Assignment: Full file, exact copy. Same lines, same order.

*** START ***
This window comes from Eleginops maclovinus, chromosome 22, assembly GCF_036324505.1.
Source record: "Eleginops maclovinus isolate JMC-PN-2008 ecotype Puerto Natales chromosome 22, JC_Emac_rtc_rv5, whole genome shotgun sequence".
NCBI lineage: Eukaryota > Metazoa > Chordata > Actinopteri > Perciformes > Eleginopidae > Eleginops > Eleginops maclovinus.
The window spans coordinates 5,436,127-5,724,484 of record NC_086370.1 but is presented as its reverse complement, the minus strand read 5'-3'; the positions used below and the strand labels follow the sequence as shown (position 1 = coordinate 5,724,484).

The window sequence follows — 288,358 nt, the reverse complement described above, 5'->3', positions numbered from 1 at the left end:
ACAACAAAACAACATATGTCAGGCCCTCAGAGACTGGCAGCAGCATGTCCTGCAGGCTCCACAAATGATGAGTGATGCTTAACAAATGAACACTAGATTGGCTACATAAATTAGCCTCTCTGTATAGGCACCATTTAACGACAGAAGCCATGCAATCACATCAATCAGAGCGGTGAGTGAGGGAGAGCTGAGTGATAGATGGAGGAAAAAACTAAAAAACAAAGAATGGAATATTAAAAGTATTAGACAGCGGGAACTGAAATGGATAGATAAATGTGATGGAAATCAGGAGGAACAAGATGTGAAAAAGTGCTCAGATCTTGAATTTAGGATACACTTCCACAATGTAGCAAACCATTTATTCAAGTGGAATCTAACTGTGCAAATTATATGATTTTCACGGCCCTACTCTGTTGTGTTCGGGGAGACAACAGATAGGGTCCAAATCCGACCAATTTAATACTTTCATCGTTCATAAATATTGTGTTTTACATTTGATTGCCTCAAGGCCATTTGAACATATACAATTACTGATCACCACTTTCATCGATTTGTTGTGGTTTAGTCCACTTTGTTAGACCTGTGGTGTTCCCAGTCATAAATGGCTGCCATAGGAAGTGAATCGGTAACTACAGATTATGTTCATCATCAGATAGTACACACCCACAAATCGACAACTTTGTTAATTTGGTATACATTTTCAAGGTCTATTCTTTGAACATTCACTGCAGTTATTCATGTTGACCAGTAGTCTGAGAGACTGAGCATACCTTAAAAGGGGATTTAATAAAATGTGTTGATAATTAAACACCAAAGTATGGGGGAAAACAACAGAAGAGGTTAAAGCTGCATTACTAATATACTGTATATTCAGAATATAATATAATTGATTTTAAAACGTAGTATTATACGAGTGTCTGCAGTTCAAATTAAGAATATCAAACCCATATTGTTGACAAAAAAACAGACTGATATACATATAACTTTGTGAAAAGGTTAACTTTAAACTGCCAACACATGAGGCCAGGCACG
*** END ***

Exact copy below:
This window comes from Eleginops maclovinus, chromosome 22, assembly GCF_036324505.1.
Source record: "Eleginops maclovinus isolate JMC-PN-2008 ecotype Puerto Natales chromosome 22, JC_Emac_rtc_rv5, whole genome shotgun sequence".
NCBI lineage: Eukaryota > Metazoa > Chordata > Actinopteri > Perciformes > Eleginopidae > Eleginops > Eleginops maclovinus.
The window spans coordinates 5,436,127-5,724,484 of record NC_086370.1 but is presented as its reverse complement, the minus strand read 5'-3'; the positions used below and the strand labels follow the sequence as shown (position 1 = coordinate 5,724,484).

The window sequence follows — 288,358 nt, the reverse complement described above, 5'->3', positions numbered from 1 at the left end:
ACAACAAAACAACATATGTCAGGCCCTCAGAGACTGGCAGCAGCATGTCCTGCAGGCTCCACAAATGATGAGTGATGCTTAACAAATGAACACTAGATTGGCTACATAAATTAGCCTCTCTGTATAGGCACCATTTAACGACAGAAGCCATGCAATCACATCAATCAGAGCGGTGAGTGAGGGAGAGCTGAGTGATAGATGGAGGAAAAAACTAAAAAACAAAGAATGGAATATTAAAAGTATTAGACAGCGGGAACTGAAATGGATAGATAAATGTGATGGAAATCAGGAGGAACAAGATGTGAAAAAGTGCTCAGATCTTGAATTTAGGATACACTTCCACAATGTAGCAAACCATTTATTCAAGTGGAATCTAACTGTGCAAATTATATGATTTTCACGGCCCTACTCTGTTGTGTTCGGGGAGACAACAGATAGGGTCCAAATCCGACCAATTTAATACTTTCATCGTTCATAAATATTGTGTTTTACATTTGATTGCCTCAAGGCCATTTGAACATATACAATTACTGATCACCACTTTCATCGATTTGTTGTGGTTTAGTCCACTTTGTTAGACCTGTGGTGTTCCCAGTCATAAATGGCTGCCATAGGAAGTGAATCGGTAACTACAGATTATGTTCATCATCAGATAGTACACACCCACAAATCGACAACTTTGTTAATTTGGTATACATTTTCAAGGTCTATTCTTTGAACATTCACTGCAGTTATTCATGTTGACCAGTAGTCTGAGAGACTGAGCATACCTTAAAAGGGGATTTAATAAAATGTGTTGATAATTAAACACCAAAGTATGGGGGAAAACAACAGAAGAGGTTAAAGCTGCATTACTAATATACTGTATATTCAGAATATAATATAATTGATTTTAAAACGTAGTATTATACGAGTGTCTGCAGTTCAAATTAAGAATATCAAACCCATATTGTTGACAAAAAAACAGACTGATATACATATAACTTTGTGAAAAGGTTAACTTTAAACTGCCAACACATGAGGCCAGGCACG